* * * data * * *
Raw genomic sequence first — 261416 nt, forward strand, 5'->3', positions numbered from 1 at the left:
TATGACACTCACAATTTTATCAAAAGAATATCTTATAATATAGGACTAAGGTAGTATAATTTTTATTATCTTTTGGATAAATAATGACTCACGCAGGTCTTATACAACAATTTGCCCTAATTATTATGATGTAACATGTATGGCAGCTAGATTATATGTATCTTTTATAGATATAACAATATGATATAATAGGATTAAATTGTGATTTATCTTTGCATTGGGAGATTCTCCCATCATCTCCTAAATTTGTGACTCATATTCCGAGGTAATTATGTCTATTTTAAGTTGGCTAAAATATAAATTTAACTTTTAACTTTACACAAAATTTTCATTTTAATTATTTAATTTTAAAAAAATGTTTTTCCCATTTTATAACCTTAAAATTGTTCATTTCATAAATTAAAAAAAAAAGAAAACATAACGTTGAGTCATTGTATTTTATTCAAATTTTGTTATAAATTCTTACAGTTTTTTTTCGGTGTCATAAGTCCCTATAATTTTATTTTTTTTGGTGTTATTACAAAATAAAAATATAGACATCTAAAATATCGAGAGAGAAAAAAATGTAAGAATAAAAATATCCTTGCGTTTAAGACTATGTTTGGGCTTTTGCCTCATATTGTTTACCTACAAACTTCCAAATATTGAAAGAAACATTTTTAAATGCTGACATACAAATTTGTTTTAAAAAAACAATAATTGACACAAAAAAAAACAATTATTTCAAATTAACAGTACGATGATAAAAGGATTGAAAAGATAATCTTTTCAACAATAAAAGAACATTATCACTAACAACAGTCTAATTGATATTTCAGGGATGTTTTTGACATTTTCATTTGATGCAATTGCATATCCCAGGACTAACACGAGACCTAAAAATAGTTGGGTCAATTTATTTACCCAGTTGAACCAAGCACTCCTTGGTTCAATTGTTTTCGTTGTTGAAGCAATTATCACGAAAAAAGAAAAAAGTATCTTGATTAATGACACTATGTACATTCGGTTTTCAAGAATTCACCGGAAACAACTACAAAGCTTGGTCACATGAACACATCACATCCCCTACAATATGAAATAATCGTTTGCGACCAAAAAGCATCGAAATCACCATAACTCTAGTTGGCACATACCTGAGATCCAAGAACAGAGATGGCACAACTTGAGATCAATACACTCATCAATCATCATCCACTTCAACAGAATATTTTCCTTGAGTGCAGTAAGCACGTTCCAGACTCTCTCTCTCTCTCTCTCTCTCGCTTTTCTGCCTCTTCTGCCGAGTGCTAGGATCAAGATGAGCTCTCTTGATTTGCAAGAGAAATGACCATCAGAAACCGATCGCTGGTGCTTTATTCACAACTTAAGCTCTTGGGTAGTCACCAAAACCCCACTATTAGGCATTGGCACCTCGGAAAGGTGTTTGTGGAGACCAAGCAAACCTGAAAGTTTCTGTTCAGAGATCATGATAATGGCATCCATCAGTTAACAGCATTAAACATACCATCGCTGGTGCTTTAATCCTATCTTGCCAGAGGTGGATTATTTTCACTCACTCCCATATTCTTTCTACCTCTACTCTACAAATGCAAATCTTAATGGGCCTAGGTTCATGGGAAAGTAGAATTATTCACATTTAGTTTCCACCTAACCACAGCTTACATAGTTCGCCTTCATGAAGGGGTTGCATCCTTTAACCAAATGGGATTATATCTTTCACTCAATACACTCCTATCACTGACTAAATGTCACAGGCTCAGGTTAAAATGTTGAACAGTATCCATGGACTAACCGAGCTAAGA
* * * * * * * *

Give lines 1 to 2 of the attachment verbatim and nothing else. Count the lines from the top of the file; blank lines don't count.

Raw genomic sequence first — 261416 nt, forward strand, 5'->3', positions numbered from 1 at the left:
TATGACACTCACAATTTTATCAAAAGAATATCTTATAATATAGGACTAAGGTAGTATAATTTTTATTATCTTTTGGATAAATAATGACTCACGCAGGTCTTATACAACAATTTGCCCTAATTATTATGATGTAACATGTATGGCAGCTAGATTATATGTATCTTTTATAGATATAACAATATGATATAATAGGATTAAATTGTGATTTATCTTTGCATTGGGAGATTCTCCCATCATCTCCTAAATTTGTGACTCATATTCCGAGGTAATTATGTCTATTTTAAGTTGGCTAAAATATAAATTTAACTTTTAACTTTACACAAAATTTTCATTTTAATTATTTAATTTTAAAAAAATGTTTTTCCCATTTTATAACCTTAAAATTGTTCATTTCATAAATTAAAAAAAAAAGAAAACATAACGTTGAGTCATTGTATTTTATTCAAATTTTGTTATAAATTCTTACAGTTTTTTTTCGGTGTCATAAGTCCCTATAATTTTATTTTTTTTGGTGTTATTACAAAATAAAAATATAGACATCTAAAATATCGAGAGAGAAAAAAATGTAAGAATAAAAATATCCTTGCGTTTAAGACTATGTTTGGGCTTTTGCCTCATATTGTTTACCTACAAACTTCCAAATATTGAAAGAAACATTTTTAAATGCTGACATACAAATTTGTTTTAAAAAAACAATAATTGACACAAAAAAAAACAATTATTTCAAATTAACAGTACGATGATAAAAGGATTGAAAAGATAATCTTTTCAACAATAAAAGAACATTATCACTAACAACAGTCTAATTGATATTTCAGGGATGTTTTTGACATTTTCATTTGATGCAATTGCATATCCCAGGACTAACACGAGACCTAAAAATAGTTGGGTCAATTTATTTACCCAGTTGAACCAAGCACTCCTTGGTTCAATTGTTTTCGTTGTTGAAGCAATTATCACGAAAAAAGAAAAAAGTATCTTGATTAATGACACTATGTACATTCGGTTTTCAAGAATTCACCGGAAACAACTACAAAGCTTGGTCACATGAACACATCACATCCCCTACAATATGAAATAATCGTTTGCGACCAAAAAGCATCGAAATCACCATAACTCTAGTTGGCACATACCTGAGATCCAAGAACAGAGATGGCACAACTTGAGATCAATACACTCATCAATCATCATCCACTTCAACAGAATATTTTCCTTGAGTGCAGTAAGCACGTTCCAGACTCTCTCTCTCTCTCTCTCTCTCGCTTTTCTGCCTCTTCTGCCGAGTGCTAGGATCAAGATGAGCTCTCTTGATTTGCAAGAGAAATGACCATCAGAAACCGATCGCTGGTGCTTTATTCACAACTTAAGCTCTTGGGTAGTCACCAAAACCCCACTATTAGGCATTGGCACCTCGGAAAGGTGTTTGTGGAGACCAAGCAAACCTGAAAGTTTCTGTTCAGAGATCATGATAATGGCATCCATCAGTTAACAGCATTAAACATACCATCGCTGGTGCTTTAATCCTATCTTGCCAGAGGTGGATTATTTTCACTCACTCCCATATTCTTTCTACCTCTACTCTACAAATGCAAATCTTAATGGGCCTAGGTTCATGGGAAAGTAGAATTATTCACATTTAGTTTCCACCTAACCACAGCTTACATAGTTCGCCTTCATGAAGGGGTTGCATCCTTTAACCAAATGGGATTATATCTTTCACTCAATACACTCCTATCACTGACTAAATGTCACAGGCTCAGGTTAAAATGTTGAACAGTATCCATGGACTAACCGAGCTAAGA